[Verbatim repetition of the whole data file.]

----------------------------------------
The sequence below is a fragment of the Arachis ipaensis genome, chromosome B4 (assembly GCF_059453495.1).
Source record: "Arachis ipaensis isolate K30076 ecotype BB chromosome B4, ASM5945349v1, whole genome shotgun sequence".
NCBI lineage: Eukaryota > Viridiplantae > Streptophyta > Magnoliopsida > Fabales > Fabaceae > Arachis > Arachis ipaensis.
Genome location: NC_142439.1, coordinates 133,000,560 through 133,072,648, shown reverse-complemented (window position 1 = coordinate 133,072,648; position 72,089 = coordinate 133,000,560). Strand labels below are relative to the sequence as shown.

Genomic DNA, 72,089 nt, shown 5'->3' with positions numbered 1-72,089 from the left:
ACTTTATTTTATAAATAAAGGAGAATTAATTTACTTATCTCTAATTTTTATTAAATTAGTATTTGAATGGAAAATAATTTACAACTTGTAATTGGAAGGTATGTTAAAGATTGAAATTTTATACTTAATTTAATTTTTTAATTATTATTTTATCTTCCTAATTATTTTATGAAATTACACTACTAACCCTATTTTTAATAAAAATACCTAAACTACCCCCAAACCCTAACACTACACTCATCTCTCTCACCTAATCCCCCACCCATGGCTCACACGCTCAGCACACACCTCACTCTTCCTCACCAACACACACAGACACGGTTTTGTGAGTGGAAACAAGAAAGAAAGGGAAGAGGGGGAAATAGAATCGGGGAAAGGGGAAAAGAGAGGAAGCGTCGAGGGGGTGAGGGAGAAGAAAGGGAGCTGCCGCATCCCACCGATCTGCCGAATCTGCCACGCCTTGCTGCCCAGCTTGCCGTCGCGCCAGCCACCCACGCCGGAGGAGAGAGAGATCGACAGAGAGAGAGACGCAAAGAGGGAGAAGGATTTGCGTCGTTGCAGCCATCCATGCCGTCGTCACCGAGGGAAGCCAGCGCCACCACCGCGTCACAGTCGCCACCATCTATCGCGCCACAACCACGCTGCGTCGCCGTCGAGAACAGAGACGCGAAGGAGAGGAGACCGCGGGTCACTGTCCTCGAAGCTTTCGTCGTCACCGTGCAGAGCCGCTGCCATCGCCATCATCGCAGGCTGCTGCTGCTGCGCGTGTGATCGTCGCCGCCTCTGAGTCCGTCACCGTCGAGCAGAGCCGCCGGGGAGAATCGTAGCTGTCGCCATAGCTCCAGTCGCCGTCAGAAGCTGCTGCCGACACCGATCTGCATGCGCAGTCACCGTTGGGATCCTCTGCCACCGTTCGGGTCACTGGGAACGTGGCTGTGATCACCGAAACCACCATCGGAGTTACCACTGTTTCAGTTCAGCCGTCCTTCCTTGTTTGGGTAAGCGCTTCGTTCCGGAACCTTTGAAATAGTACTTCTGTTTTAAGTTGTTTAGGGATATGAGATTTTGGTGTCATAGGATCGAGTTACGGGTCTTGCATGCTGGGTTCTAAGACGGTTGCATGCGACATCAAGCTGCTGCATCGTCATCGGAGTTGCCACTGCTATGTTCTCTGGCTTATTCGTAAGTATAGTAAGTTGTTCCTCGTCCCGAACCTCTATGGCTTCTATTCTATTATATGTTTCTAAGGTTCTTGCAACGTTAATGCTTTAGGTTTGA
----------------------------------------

The sequence below is a fragment of the Arachis ipaensis genome, chromosome B4 (assembly GCF_059453495.1).
Source record: "Arachis ipaensis isolate K30076 ecotype BB chromosome B4, ASM5945349v1, whole genome shotgun sequence".
NCBI lineage: Eukaryota > Viridiplantae > Streptophyta > Magnoliopsida > Fabales > Fabaceae > Arachis > Arachis ipaensis.
Genome location: NC_142439.1, coordinates 133,000,560 through 133,072,648, shown reverse-complemented (window position 1 = coordinate 133,072,648; position 72,089 = coordinate 133,000,560). Strand labels below are relative to the sequence as shown.

Genomic DNA, 72,089 nt, shown 5'->3' with positions numbered 1-72,089 from the left:
ACTTTATTTTATAAATAAAGGAGAATTAATTTACTTATCTCTAATTTTTATTAAATTAGTATTTGAATGGAAAATAATTTACAACTTGTAATTGGAAGGTATGTTAAAGATTGAAATTTTATACTTAATTTAATTTTTTAATTATTATTTTATCTTCCTAATTATTTTATGAAATTACACTACTAACCCTATTTTTAATAAAAATACCTAAACTACCCCCAAACCCTAACACTACACTCATCTCTCTCACCTAATCCCCCACCCATGGCTCACACGCTCAGCACACACCTCACTCTTCCTCACCAACACACACAGACACGGTTTTGTGAGTGGAAACAAGAAAGAAAGGGAAGAGGGGGAAATAGAATCGGGGAAAGGGGAAAAGAGAGGAAGCGTCGAGGGGGTGAGGGAGAAGAAAGGGAGCTGCCGCATCCCACCGATCTGCCGAATCTGCCACGCCTTGCTGCCCAGCTTGCCGTCGCGCCAGCCACCCACGCCGGAGGAGAGAGAGATCGACAGAGAGAGAGACGCAAAGAGGGAGAAGGATTTGCGTCGTTGCAGCCATCCATGCCGTCGTCACCGAGGGAAGCCAGCGCCACCACCGCGTCACAGTCGCCACCATCTATCGCGCCACAACCACGCTGCGTCGCCGTCGAGAACAGAGACGCGAAGGAGAGGAGACCGCGGGTCACTGTCCTCGAAGCTTTCGTCGTCACCGTGCAGAGCCGCTGCCATCGCCATCATCGCAGGCTGCTGCTGCTGCGCGTGTGATCGTCGCCGCCTCTGAGTCCGTCACCGTCGAGCAGAGCCGCCGGGGAGAATCGTAGCTGTCGCCATAGCTCCAGTCGCCGTCAGAAGCTGCTGCCGACACCGATCTGCATGCGCAGTCACCGTTGGGATCCTCTGCCACCGTTCGGGTCACTGGGAACGTGGCTGTGATCACCGAAACCACCATCGGAGTTACCACTGTTTCAGTTCAGCCGTCCTTCCTTGTTTGGGTAAGCGCTTCGTTCCGGAACCTTTGAAATAGTACTTCTGTTTTAAGTTGTTTAGGGATATGAGATTTTGGTGTCATAGGATCGAGTTACGGGTCTTGCATGCTGGGTTCTAAGACGGTTGCATGCGACATCAAGCTGCTGCATCGTCATCGGAGTTGCCACTGCTATGTTCTCTGGCTTATTCGTAAGTATAGTAAGTTGTTCCTCGTCCCGAACCTCTATGGCTTCTATTCTATTATATGTTTCTAAGGTTCTTGCAACGTTAATGCTTTAGGTTTGA